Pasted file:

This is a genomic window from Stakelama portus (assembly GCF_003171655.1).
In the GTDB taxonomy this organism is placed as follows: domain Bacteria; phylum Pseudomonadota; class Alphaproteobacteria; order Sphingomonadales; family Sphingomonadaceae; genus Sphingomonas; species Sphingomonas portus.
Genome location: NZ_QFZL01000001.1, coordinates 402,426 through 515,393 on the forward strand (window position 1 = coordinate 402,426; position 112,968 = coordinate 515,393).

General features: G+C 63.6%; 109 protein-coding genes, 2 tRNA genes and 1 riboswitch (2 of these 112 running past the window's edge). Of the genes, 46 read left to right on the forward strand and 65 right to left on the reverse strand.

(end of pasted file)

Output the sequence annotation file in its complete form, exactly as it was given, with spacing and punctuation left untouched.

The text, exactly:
This is a genomic window from Stakelama portus (assembly GCF_003171655.1).
In the GTDB taxonomy this organism is placed as follows: domain Bacteria; phylum Pseudomonadota; class Alphaproteobacteria; order Sphingomonadales; family Sphingomonadaceae; genus Sphingomonas; species Sphingomonas portus.
Genome location: NZ_QFZL01000001.1, coordinates 402,426 through 515,393 on the forward strand (window position 1 = coordinate 402,426; position 112,968 = coordinate 515,393).

General features: G+C 63.6%; 109 protein-coding genes, 2 tRNA genes and 1 riboswitch (2 of these 112 running past the window's edge). Of the genes, 46 read left to right on the forward strand and 65 right to left on the reverse strand.